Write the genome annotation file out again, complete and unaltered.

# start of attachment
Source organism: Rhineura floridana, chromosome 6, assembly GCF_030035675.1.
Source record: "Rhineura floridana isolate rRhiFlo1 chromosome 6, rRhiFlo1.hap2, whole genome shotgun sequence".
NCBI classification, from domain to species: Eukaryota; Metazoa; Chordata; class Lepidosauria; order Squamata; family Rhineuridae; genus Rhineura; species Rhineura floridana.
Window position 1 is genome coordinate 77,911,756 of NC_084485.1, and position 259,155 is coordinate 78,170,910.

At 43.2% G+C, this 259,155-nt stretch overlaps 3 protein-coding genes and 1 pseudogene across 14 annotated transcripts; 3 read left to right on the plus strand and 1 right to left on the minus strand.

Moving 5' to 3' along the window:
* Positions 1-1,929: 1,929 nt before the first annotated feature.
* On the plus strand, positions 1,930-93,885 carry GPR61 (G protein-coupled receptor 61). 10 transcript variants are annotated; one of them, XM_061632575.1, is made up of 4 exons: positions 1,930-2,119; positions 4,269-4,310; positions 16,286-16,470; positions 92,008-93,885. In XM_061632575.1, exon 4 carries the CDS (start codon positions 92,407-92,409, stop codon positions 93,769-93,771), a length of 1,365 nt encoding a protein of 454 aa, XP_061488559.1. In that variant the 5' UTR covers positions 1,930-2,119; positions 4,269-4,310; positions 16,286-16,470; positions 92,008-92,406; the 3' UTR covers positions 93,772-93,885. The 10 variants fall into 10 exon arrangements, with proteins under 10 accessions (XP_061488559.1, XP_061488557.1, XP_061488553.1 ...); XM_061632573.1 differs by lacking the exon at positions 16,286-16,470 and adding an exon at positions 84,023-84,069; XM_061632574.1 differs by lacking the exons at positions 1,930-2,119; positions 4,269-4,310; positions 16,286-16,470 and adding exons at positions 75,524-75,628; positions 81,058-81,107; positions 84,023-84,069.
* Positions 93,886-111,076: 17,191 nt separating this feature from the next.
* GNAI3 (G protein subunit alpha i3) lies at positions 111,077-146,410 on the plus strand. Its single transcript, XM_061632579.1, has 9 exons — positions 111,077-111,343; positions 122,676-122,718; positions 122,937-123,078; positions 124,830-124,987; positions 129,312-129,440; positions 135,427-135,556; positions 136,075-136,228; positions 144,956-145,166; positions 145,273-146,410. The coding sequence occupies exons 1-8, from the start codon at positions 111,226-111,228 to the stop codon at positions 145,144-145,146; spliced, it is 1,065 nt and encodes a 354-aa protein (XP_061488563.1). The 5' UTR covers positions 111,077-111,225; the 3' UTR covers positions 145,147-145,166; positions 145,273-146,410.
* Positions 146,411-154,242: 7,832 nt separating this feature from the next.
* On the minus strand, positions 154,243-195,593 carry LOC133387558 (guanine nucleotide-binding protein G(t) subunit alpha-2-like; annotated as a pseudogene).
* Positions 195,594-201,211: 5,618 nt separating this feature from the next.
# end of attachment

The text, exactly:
Source organism: Rhineura floridana, chromosome 6, assembly GCF_030035675.1.
Source record: "Rhineura floridana isolate rRhiFlo1 chromosome 6, rRhiFlo1.hap2, whole genome shotgun sequence".
NCBI classification, from domain to species: Eukaryota; Metazoa; Chordata; class Lepidosauria; order Squamata; family Rhineuridae; genus Rhineura; species Rhineura floridana.
Window position 1 is genome coordinate 77,911,756 of NC_084485.1, and position 259,155 is coordinate 78,170,910.

At 43.2% G+C, this 259,155-nt stretch overlaps 3 protein-coding genes and 1 pseudogene across 14 annotated transcripts; 3 read left to right on the plus strand and 1 right to left on the minus strand.

Moving 5' to 3' along the window:
* Positions 1-1,929: 1,929 nt before the first annotated feature.
* On the plus strand, positions 1,930-93,885 carry GPR61 (G protein-coupled receptor 61). 10 transcript variants are annotated; one of them, XM_061632575.1, is made up of 4 exons: positions 1,930-2,119; positions 4,269-4,310; positions 16,286-16,470; positions 92,008-93,885. In XM_061632575.1, exon 4 carries the CDS (start codon positions 92,407-92,409, stop codon positions 93,769-93,771), a length of 1,365 nt encoding a protein of 454 aa, XP_061488559.1. In that variant the 5' UTR covers positions 1,930-2,119; positions 4,269-4,310; positions 16,286-16,470; positions 92,008-92,406; the 3' UTR covers positions 93,772-93,885. The 10 variants fall into 10 exon arrangements, with proteins under 10 accessions (XP_061488559.1, XP_061488557.1, XP_061488553.1 ...); XM_061632573.1 differs by lacking the exon at positions 16,286-16,470 and adding an exon at positions 84,023-84,069; XM_061632574.1 differs by lacking the exons at positions 1,930-2,119; positions 4,269-4,310; positions 16,286-16,470 and adding exons at positions 75,524-75,628; positions 81,058-81,107; positions 84,023-84,069.
* Positions 93,886-111,076: 17,191 nt separating this feature from the next.
* GNAI3 (G protein subunit alpha i3) lies at positions 111,077-146,410 on the plus strand. Its single transcript, XM_061632579.1, has 9 exons — positions 111,077-111,343; positions 122,676-122,718; positions 122,937-123,078; positions 124,830-124,987; positions 129,312-129,440; positions 135,427-135,556; positions 136,075-136,228; positions 144,956-145,166; positions 145,273-146,410. The coding sequence occupies exons 1-8, from the start codon at positions 111,226-111,228 to the stop codon at positions 145,144-145,146; spliced, it is 1,065 nt and encodes a 354-aa protein (XP_061488563.1). The 5' UTR covers positions 111,077-111,225; the 3' UTR covers positions 145,147-145,166; positions 145,273-146,410.
* Positions 146,411-154,242: 7,832 nt separating this feature from the next.
* On the minus strand, positions 154,243-195,593 carry LOC133387558 (guanine nucleotide-binding protein G(t) subunit alpha-2-like; annotated as a pseudogene).
* Positions 195,594-201,211: 5,618 nt separating this feature from the next.